* Bank of Canada cuts rate 25 basis points to 0.25 pct
* Bond prices mixed (Adds details, quotes)
By Jennifer Kwan
TORONTO, April 21 (Reuters) - The Canadian dollar rose against the U.S. dollar on Tuesday as rising oil prices and stock markets lifted the currency from the three-week low it hit earlier in the day after the Bank of Canada cut its benchmark interest rate to 0.25 percent.
The Bank of Canada cut its key overnight rate 25 basis points to a historic low from 0.50 percent and predicted a deeper recession than it had previously forecast [ID:nN21297335].
It also surprised the market by saying it will keep its key overnight rate at 0.25 percent until mid 2010 in an aggressive bid to boost the economy.
“What caught the market a little bit off guard was the statement that rates could stay this low as far as June 2010,” said Firas Askari, head of foreign exchange trading at BMO Capital Markets.
After the central bank’s announcement at 9:00 a.m. (1300 GMT), the currency dropped to C$1.2507 to the U.S. dollar, or 79.96 U.S. cents, its lowest level since April 2. The weakness coincided with U.S. stock index futures that pointed to a lower open on equities markets.
But after opening lower, North American stock markets gained traction after U.S. Treasury Secretary Timothy Geithner said the vast majority of U.S. banks are well capitalized [ID:nN21535633], and that helped power the Canadian currency higher.
“You saw people being caught short the Canadian dollar,” Askari said. “You saw a bit of a mad rush for the door as many people went out and tried to buy back their short Canadian dollar exposures.”
The price of oil CLc1, a key Canadian export, also turned positive and settled above $46 a barrel, tracking gains on Wall Street and as OPEC-member Iran said the cartel may need to restrict supplies further to thin global stockpiles. [ID:nSP465475]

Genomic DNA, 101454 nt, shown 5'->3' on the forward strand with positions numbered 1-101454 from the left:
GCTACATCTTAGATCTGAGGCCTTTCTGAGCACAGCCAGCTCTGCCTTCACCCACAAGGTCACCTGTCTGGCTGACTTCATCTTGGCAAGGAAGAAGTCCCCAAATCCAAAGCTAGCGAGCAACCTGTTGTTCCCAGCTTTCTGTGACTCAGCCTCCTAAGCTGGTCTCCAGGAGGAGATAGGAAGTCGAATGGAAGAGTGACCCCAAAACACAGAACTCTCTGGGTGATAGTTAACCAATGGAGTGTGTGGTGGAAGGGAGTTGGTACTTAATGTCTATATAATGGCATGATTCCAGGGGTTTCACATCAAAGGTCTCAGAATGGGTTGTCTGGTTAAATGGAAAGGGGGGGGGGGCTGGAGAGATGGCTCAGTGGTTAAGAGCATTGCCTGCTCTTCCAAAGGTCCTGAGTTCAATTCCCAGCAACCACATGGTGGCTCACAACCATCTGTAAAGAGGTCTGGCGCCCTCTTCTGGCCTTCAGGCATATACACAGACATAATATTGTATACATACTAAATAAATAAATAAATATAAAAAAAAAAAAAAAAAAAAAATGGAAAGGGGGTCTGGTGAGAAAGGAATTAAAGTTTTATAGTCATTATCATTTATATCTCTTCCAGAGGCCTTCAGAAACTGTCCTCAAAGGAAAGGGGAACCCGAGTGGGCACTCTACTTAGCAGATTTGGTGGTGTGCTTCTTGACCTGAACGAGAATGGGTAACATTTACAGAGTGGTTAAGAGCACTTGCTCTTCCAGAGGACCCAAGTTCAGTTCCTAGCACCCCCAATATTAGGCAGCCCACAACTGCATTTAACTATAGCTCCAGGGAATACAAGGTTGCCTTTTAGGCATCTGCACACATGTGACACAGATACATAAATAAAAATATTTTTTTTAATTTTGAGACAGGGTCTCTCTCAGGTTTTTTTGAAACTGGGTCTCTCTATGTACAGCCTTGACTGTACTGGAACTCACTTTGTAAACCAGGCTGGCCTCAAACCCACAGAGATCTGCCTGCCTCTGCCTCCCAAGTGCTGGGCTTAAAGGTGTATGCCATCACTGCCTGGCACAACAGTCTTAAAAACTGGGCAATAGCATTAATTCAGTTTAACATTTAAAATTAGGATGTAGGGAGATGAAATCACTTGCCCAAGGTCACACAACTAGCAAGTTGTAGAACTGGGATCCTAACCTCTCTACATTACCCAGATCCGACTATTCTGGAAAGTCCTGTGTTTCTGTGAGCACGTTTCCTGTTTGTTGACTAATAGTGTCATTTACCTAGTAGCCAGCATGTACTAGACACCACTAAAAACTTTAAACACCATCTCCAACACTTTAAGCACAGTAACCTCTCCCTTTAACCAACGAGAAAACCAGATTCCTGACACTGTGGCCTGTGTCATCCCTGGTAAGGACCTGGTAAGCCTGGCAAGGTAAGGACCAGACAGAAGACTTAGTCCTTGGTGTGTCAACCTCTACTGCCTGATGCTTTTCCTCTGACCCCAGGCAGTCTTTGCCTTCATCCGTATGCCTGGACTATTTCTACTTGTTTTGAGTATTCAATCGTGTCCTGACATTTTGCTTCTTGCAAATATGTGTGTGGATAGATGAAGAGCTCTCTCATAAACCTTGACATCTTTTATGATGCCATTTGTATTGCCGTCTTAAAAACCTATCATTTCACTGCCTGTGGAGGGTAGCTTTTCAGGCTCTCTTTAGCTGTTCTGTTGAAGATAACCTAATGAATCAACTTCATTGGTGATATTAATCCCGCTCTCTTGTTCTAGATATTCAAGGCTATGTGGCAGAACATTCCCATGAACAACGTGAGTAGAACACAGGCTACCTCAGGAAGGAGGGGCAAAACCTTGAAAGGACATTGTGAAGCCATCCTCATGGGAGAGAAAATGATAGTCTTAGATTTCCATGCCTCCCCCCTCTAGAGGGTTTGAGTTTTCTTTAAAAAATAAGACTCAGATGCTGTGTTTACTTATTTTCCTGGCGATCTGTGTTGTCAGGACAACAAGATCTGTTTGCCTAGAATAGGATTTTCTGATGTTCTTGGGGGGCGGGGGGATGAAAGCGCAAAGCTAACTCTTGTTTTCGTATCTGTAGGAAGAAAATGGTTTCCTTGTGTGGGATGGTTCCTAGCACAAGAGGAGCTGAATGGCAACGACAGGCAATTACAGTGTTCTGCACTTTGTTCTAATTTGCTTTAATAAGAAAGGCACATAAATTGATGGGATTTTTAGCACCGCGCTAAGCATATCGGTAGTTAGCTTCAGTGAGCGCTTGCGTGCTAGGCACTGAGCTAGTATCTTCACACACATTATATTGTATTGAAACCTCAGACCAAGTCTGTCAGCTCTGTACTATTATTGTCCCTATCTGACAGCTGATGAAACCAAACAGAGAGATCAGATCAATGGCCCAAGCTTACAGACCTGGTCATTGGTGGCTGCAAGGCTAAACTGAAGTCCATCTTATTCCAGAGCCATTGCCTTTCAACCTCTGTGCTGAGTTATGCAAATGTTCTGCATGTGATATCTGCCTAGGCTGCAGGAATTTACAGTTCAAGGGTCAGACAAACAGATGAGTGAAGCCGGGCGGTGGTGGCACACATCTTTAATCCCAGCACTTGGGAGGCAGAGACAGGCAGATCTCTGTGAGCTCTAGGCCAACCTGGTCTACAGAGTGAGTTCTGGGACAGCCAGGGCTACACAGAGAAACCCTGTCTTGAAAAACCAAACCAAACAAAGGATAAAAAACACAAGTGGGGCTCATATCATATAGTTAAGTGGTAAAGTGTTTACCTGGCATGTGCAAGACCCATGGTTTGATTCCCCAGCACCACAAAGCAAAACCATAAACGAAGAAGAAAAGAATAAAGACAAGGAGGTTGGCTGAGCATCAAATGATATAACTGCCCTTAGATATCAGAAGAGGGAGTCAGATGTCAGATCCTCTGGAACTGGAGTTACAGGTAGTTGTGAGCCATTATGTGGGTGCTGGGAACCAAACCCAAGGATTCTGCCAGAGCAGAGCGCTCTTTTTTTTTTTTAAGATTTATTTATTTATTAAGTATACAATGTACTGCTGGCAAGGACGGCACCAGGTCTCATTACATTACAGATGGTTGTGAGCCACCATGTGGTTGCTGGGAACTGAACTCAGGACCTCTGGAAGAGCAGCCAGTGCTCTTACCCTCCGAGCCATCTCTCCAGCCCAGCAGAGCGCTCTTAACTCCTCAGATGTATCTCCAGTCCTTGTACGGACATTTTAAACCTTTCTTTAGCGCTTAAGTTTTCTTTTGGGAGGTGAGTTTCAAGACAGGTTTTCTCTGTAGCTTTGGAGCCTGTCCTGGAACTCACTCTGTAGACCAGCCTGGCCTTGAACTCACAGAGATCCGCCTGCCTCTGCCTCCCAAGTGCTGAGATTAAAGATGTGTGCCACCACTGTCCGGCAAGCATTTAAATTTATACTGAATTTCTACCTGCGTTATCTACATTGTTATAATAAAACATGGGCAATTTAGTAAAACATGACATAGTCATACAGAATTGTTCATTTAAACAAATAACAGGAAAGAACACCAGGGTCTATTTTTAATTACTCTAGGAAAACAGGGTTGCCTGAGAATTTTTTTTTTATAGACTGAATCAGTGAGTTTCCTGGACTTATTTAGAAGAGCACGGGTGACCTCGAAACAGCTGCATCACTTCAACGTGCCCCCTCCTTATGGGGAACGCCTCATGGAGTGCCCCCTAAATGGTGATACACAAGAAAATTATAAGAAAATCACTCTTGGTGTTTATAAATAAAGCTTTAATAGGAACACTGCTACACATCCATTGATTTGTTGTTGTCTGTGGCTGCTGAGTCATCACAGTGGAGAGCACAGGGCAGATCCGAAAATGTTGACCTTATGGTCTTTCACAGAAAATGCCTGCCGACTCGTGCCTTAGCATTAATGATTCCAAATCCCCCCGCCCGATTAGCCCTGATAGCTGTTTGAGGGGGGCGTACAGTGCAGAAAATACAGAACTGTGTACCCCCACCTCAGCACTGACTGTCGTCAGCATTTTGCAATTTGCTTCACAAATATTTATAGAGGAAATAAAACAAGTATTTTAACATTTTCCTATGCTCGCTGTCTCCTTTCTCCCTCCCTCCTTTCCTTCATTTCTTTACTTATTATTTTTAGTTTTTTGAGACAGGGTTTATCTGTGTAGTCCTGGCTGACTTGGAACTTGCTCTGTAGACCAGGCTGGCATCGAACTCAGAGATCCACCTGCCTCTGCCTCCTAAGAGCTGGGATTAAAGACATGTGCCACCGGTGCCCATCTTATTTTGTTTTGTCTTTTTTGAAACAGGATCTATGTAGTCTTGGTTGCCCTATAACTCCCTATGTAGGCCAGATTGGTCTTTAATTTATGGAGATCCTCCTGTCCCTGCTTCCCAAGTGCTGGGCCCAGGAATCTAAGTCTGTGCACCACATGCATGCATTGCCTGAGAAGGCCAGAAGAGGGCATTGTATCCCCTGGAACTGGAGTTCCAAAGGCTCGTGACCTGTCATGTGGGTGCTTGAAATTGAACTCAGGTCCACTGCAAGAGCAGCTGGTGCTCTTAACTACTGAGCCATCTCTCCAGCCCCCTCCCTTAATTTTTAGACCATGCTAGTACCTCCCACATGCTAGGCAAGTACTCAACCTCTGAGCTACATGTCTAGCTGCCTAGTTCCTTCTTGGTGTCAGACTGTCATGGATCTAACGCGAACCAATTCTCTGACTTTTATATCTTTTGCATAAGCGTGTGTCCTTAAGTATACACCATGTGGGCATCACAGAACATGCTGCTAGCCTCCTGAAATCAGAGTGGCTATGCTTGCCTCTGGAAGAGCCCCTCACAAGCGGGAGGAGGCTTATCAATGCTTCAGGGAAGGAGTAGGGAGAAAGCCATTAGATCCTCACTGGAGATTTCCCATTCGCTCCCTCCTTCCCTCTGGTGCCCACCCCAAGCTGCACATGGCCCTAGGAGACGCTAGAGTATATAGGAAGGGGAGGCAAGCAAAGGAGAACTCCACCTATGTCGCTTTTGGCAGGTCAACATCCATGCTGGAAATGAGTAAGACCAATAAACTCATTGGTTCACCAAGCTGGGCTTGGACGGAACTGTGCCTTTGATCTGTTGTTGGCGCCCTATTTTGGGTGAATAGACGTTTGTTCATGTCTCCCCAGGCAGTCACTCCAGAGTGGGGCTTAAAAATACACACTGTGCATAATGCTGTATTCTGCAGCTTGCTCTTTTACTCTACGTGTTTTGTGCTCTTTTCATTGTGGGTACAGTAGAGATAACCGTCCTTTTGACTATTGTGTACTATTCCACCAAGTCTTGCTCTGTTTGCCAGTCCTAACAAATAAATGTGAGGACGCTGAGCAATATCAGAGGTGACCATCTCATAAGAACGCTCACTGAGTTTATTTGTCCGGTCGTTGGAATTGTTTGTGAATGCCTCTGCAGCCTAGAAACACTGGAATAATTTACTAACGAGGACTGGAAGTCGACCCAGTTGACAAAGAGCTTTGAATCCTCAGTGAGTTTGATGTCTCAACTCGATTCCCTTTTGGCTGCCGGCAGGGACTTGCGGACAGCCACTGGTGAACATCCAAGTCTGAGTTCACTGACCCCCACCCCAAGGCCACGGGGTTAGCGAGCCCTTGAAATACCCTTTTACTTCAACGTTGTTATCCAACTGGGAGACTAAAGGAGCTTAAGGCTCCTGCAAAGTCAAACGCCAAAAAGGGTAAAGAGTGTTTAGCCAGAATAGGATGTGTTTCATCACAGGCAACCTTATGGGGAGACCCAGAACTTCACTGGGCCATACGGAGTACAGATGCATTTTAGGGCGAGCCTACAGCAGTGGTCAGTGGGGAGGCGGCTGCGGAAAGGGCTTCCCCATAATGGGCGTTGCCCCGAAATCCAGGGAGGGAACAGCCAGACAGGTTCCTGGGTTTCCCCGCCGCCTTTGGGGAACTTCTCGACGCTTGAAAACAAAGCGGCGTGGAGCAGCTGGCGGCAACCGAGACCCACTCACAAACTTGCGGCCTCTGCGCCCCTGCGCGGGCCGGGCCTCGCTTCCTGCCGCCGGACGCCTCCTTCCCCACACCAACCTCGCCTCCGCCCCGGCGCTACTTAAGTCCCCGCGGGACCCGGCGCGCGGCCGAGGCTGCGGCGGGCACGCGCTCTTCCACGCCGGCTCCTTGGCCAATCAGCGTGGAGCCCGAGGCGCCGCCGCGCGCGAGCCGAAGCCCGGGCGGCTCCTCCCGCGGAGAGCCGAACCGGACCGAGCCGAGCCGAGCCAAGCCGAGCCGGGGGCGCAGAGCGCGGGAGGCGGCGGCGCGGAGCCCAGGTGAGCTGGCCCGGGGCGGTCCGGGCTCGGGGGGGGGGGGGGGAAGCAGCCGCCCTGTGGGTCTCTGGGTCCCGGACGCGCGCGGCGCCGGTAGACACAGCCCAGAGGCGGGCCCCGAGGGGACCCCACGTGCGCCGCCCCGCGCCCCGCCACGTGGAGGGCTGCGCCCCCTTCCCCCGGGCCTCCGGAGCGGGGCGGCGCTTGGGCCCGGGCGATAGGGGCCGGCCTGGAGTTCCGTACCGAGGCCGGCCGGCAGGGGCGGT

The Canadian dollar finished at C$1.2363 to the U.S. dollar, or 80.89 U.S. cents, up from C$1.2385 to the U.S. dollar, or 80.74 U.S. cents, at Monday’s close.
The market will pay close attention to the central bank’s Monetary Policy Report, due for release on Thursday, in which it will outline a framework for unconventional measures, such as printing money to buy securities in the market, a policy referred to as quantitative easing.
Canadian bond prices were higher at the short end and flat to lower at the long end, pressured by concerns that the Bank of Canada’s aggressive easing policy could fuel inflation over the long term.
“The fear of inflation is always what prompts a steeper curve when central banks cut,” said Eric Lascelles, chief economics and rates strategist at TD Securities. “There is always a degree of legitimacy to that fear even if it doesn’t transpire.”
Lascelles said bond prices also tracked the big U.S. Treasury market, which fell as gains in stocks eroded the safe-haven bid for government debt. [ID:nN21435457]
The two-year Canada bond was up 13 Canadian cents at C$100.42 to yield 1.028 percent, while the 10-year bond retreated 17 Canadian cents to C$107.33 to yield 2.908 percent.
The 30-year bond fell 85 Canadian cents to C$122.65 to yield 3.697 percent. In the United States, the 30-year Treasury yielded 3.7473 percent.
Canadian bonds outperformed their U.S. counterparts across the curve, with the 30-year bond yield 5 basis points below its U.S. counterpart, compared with about 3.4 basis points below on Monday. (Reporting by Jennifer Kwan; editing by Peter Galloway)